Im going to go against the grain and say YTA (kind of). Too many people here on Reddit are selfish and childless and don't seem to realize raising a kid on one's own is extremely hard.

You've definitely had years to see this kind of situation coming, and seems you kinda stuck your head in the sand hoping it wouldn't happen. In the end, it takes a village to raise a kid, and like it or not you're a major part of this family now and you need to help out.

Sure, it's not your responsibility to quit your job and take over predominant child-rearing responsibility, but you certainly should help out and you should feel a little bad for trying to avoid it at all costs

I would think otherwise. People are not childless, they are child free. They CHOOSE to not have children. They REALISE how hard raising a child is and don't want to take that task.

It is self serving. But I doubt people who are having children are doing that for selfless reasons. Unless a person is adopting a child to provide for the child, people having children are having them out of their own SELFISH DESIRE to have children.

Its two sides of a coin. Choosing to have a child is a choice the parents make. No one else made that choice. Parents need a village. But no one else is obligated to provide the village. Choosing to be each other's village is good.

But forcing people who CHOSE to not have children because they REALISED how hard it is to help raise YOUR child that YOU CHOSE to have is more selfish.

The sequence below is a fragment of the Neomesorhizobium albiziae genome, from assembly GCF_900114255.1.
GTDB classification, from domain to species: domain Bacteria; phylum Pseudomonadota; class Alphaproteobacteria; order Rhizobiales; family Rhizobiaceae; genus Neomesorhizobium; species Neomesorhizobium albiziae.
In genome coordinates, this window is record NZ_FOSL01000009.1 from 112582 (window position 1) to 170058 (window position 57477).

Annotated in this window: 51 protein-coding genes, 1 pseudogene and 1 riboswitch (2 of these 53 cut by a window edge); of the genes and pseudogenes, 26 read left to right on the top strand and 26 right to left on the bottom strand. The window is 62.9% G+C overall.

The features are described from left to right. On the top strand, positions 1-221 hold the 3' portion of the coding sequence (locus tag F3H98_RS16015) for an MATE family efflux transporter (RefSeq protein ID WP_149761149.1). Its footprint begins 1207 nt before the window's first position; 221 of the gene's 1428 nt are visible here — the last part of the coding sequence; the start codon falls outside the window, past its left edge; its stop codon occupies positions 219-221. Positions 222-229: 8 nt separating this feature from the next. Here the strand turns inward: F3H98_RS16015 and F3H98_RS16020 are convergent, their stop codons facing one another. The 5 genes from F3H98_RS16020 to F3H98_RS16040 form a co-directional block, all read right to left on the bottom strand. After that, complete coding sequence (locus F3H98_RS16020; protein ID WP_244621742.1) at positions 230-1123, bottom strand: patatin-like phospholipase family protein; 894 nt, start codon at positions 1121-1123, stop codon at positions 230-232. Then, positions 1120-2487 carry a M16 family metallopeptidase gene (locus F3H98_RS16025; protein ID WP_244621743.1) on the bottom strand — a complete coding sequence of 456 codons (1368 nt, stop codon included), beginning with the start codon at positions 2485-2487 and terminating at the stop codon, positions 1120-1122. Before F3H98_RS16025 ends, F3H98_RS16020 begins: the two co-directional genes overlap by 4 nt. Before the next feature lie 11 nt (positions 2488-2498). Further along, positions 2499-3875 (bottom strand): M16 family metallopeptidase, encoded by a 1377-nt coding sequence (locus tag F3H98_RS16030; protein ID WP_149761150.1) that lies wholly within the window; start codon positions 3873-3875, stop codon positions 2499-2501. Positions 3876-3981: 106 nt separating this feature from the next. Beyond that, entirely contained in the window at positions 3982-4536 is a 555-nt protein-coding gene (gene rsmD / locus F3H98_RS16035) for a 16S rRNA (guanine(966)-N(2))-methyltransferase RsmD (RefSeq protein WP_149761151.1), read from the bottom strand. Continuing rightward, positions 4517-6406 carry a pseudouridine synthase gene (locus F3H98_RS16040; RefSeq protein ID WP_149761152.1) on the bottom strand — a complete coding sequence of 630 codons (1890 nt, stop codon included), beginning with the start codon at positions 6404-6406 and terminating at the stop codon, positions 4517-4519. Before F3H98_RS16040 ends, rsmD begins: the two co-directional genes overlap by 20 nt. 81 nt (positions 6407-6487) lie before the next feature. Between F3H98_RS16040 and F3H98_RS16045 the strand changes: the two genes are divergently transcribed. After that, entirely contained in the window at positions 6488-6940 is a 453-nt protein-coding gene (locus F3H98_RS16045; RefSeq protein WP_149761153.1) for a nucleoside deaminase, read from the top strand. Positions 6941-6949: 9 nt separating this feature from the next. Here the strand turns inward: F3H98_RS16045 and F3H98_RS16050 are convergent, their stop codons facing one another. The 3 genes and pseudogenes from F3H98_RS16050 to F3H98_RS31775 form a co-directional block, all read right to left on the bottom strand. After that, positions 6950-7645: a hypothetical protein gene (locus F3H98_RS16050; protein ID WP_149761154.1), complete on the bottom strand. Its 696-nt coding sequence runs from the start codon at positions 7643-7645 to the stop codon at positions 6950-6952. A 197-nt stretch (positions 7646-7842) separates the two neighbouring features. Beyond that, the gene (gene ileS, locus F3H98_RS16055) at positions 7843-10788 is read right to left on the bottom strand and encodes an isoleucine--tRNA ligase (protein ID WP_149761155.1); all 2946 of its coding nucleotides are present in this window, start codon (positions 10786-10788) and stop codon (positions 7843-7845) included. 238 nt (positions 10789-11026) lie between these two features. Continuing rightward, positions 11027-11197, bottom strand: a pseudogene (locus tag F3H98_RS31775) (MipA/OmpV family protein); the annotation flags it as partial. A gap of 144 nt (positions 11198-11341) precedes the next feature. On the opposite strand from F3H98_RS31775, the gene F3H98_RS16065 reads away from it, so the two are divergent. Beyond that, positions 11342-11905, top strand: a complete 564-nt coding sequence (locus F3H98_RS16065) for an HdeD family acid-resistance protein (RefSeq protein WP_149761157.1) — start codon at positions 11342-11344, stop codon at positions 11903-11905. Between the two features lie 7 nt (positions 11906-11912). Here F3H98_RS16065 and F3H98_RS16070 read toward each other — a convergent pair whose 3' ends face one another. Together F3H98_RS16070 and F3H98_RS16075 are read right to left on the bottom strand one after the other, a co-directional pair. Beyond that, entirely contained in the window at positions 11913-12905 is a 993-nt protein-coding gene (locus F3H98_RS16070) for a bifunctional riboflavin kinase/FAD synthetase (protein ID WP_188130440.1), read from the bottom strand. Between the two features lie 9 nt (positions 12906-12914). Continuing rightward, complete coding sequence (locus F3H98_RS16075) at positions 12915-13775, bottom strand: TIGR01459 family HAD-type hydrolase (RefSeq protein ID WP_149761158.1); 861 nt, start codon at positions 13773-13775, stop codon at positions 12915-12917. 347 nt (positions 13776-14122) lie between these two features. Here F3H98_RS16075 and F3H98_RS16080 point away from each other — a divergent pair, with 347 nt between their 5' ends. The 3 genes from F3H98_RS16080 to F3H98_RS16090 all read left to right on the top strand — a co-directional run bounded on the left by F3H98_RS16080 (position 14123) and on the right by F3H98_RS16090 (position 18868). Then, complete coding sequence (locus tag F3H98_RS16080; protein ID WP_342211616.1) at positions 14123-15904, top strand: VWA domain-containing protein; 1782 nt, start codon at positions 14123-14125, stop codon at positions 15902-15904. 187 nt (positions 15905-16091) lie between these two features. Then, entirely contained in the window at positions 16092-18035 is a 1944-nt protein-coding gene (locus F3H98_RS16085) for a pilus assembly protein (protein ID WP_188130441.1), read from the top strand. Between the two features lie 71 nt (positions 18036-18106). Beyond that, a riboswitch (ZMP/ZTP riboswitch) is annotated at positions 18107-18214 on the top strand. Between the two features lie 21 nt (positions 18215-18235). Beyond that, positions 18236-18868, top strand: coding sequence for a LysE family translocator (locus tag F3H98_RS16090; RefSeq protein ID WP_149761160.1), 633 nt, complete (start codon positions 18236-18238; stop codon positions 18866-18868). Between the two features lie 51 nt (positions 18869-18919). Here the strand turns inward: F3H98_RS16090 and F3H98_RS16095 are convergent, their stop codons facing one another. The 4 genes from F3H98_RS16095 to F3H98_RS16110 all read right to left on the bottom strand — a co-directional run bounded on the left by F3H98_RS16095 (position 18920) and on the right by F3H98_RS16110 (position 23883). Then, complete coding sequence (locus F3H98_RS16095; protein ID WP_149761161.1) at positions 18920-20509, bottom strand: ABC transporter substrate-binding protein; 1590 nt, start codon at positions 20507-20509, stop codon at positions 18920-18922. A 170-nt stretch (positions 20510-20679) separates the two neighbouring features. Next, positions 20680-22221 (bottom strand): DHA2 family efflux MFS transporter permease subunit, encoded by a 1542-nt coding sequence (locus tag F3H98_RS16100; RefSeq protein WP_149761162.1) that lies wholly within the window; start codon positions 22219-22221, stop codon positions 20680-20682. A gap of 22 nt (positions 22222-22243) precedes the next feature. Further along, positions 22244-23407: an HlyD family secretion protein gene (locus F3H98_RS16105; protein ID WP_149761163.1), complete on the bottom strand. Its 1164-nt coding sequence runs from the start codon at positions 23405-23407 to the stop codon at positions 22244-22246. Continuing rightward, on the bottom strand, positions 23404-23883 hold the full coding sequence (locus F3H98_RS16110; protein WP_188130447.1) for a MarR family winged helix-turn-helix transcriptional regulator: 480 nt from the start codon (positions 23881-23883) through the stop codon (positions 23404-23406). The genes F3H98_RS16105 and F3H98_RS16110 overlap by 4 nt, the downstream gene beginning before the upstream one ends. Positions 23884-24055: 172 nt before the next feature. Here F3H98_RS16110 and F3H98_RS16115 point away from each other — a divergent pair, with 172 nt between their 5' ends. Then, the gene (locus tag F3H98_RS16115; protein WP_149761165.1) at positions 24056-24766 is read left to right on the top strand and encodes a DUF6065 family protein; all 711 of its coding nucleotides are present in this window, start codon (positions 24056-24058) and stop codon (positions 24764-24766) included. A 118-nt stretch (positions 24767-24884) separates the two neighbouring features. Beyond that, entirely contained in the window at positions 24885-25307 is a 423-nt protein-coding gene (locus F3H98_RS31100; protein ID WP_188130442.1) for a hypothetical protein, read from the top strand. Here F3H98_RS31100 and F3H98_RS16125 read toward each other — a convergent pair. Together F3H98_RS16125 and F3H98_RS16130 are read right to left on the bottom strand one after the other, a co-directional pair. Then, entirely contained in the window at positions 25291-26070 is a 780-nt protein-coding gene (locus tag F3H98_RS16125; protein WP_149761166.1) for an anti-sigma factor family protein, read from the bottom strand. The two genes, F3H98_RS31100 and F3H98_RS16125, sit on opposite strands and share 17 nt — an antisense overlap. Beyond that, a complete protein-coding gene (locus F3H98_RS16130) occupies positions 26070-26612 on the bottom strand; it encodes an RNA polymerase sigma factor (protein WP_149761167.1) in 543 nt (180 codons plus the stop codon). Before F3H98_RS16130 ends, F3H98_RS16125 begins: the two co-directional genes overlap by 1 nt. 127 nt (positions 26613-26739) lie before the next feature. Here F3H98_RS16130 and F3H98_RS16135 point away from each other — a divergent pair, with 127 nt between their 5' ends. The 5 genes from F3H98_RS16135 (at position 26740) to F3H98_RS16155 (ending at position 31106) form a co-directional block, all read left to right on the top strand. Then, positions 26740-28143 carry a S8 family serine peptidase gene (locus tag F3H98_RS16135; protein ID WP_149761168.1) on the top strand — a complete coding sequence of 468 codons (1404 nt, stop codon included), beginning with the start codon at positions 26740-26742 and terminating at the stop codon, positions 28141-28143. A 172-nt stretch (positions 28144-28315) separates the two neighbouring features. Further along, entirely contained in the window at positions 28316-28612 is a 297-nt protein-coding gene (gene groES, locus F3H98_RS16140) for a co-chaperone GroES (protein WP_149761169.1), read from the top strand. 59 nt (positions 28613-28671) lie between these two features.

If "that's her home too" then she's effectively stepdaughters mom, too. And any mom that turns to run from her daughter during her time of greatest need is a deadbeat f~g mom.

If "She is family" than she should be a contributing part of the family and help raise the new addition to said family. That isn't what OP's doing though...

OP replies:

You are right. I was not physically caring for the baby. You know what I was doing? Every single chore in the house including cooking for them, cleaning after them and their laundry.

After working entire days and splitting almost all bills. I did not pay for baby items or furniture. But I was splitting bills for groceries, electricity and water. The stuff they both, Leah and her baby used and Leah did not pay anything towards.

I have bought numerous clothes and toy sets for baby. I didn't add it in baby cost because I consider that gifts.

Help comes in many forms. Her meals that she did not have to cook, laundry she had done, cleaning up and grocery shopping she never had to worry about was all help that I gave. I wouldn't have pointed it out except for this comment.

I never had a mom daughter relationship with her. I am just 13 years older than her, never been a mom or parent myself. Chose not to. We were friends. She never treated me like a parent either. And as part of her family I helped out in any and all ways that I can. Until they demanded I sacrifice my life and career for them.

So if you think that equals a deadbeat stepmom, no one can correct you.

difficultsuf writes:

NTA. She didn't ask you to help she asked you to pretty much give up your career and raise your step grand child! Help would have been if she said, "Can you see about maybe watching the baby when my school has evening staff meetings?"

or "Can you and dad maybe work out your schedules so the baby spends as little time in day care like doing a late start for work and dropping her off on the way to work and I can pick her up after school?"

Many day care centers give discounts to teachers because they know how hard they work and little they get paid. Also, once she knew she was going to keep the baby, that was when she should have started asking her coworkers and friends for child care recommendations. (I wouldn't say that to her now as I am sure she knows it).